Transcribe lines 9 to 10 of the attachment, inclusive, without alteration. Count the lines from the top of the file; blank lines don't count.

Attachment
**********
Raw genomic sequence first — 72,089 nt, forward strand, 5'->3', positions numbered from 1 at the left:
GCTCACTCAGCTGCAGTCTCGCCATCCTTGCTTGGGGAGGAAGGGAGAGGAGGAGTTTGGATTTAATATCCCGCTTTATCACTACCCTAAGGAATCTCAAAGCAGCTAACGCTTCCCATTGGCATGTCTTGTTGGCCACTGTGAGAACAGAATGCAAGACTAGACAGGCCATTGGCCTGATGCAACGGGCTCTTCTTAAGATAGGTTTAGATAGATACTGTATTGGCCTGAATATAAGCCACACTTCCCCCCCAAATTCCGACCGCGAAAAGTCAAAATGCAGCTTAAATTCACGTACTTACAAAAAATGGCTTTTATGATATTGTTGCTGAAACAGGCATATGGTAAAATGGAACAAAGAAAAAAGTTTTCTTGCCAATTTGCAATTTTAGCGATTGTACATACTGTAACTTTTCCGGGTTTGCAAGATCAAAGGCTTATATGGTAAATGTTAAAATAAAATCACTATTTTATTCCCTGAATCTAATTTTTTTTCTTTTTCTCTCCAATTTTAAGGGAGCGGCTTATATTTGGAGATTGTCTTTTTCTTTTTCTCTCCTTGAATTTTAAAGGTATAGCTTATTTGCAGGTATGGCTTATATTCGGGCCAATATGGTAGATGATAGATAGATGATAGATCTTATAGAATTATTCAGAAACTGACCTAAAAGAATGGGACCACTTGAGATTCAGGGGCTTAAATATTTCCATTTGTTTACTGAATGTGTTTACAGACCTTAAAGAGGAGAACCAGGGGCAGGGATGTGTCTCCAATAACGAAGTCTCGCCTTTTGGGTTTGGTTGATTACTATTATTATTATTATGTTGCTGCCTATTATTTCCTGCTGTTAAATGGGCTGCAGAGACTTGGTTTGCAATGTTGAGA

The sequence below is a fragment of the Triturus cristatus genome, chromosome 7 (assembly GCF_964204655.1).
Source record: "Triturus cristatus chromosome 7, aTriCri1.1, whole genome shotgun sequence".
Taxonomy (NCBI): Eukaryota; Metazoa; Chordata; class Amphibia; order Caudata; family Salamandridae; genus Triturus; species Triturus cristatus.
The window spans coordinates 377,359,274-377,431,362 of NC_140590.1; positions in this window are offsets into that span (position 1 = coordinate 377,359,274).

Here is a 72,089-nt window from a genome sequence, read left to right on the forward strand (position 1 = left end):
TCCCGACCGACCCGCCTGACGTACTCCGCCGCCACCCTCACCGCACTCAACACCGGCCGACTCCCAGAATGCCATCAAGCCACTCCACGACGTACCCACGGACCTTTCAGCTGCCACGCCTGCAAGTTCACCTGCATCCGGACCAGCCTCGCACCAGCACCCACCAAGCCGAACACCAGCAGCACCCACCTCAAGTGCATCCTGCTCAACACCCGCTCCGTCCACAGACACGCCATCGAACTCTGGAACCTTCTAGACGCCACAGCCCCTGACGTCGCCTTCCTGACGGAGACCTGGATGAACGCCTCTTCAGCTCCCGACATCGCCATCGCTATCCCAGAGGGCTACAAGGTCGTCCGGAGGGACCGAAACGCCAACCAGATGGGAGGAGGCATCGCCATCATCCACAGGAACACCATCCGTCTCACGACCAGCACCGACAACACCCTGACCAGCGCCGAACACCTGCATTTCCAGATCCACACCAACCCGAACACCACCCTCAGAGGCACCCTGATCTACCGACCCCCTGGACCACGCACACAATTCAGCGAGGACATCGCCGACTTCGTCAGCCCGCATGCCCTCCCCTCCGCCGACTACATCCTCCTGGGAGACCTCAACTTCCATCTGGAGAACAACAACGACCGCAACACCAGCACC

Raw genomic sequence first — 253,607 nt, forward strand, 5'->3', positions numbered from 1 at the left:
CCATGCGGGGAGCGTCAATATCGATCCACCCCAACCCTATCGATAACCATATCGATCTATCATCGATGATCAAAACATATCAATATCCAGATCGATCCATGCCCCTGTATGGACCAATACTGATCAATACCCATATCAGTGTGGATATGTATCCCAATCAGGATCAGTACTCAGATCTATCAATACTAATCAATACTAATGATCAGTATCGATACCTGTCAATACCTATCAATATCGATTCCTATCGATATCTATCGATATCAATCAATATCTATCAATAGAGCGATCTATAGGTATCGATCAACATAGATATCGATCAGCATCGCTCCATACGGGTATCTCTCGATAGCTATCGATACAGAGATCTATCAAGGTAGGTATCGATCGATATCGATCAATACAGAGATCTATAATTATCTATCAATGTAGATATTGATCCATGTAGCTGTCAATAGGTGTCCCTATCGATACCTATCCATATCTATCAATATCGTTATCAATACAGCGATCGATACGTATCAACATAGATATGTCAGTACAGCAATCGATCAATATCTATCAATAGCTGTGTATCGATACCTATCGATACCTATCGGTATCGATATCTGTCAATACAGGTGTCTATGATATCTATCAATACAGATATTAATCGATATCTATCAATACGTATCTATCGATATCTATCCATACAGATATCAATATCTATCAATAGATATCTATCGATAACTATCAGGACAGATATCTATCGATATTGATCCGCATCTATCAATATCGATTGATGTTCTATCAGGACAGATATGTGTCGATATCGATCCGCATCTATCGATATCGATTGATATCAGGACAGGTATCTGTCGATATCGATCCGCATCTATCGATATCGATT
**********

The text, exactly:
Raw genomic sequence first — 253,607 nt, forward strand, 5'->3', positions numbered from 1 at the left:
CCATGCGGGGAGCGTCAATATCGATCCACCCCAACCCTATCGATAACCATATCGATCTATCATCGATGATCAAAACATATCAATATCCAGATCGATCCATGCCCCTGTATGGACCAATACTGATCAATACCCATATCAGTGTGGATATGTATCCCAATCAGGATCAGTACTCAGATCTATCAATACTAATCAATACTAATGATCAGTATCGATACCTGTCAATACCTATCAATATCGATTCCTATCGATATCTATCGATATCAATCAATATCTATCAATAGAGCGATCTATAGGTATCGATCAACATAGATATCGATCAGCATCGCTCCATACGGGTATCTCTCGATAGCTATCGATACAGAGATCTATCAAGGTAGGTATCGATCGATATCGATCAATACAGAGATCTATAATTATCTATCAATGTAGATATTGATCCATGTAGCTGTCAATAGGTGTCCCTATCGATACCTATCCATATCTATCAATATCGTTATCAATACAGCGATCGATACGTATCAACATAGATATGTCAGTACAGCAATCGATCAATATCTATCAATAGCTGTGTATCGATACCTATCGATACCTATCGGTATCGATATCTGTCAATACAGGTGTCTATGATATCTATCAATACAGATATTAATCGATATCTATCAATACGTATCTATCGATATCTATCCATACAGATATCAATATCTATCAATAGATATCTATCGATAACTATCAGGACAGATATCTATCGATATTGATCCGCATCTATCAATATCGATTGATGTTCTATCAGGACAGATATGTGTCGATATCGATCCGCATCTATCGATATCGATTGATATCAGGACAGGTATCTGTCGATATCGATCCGCATCTATCGATATCGATT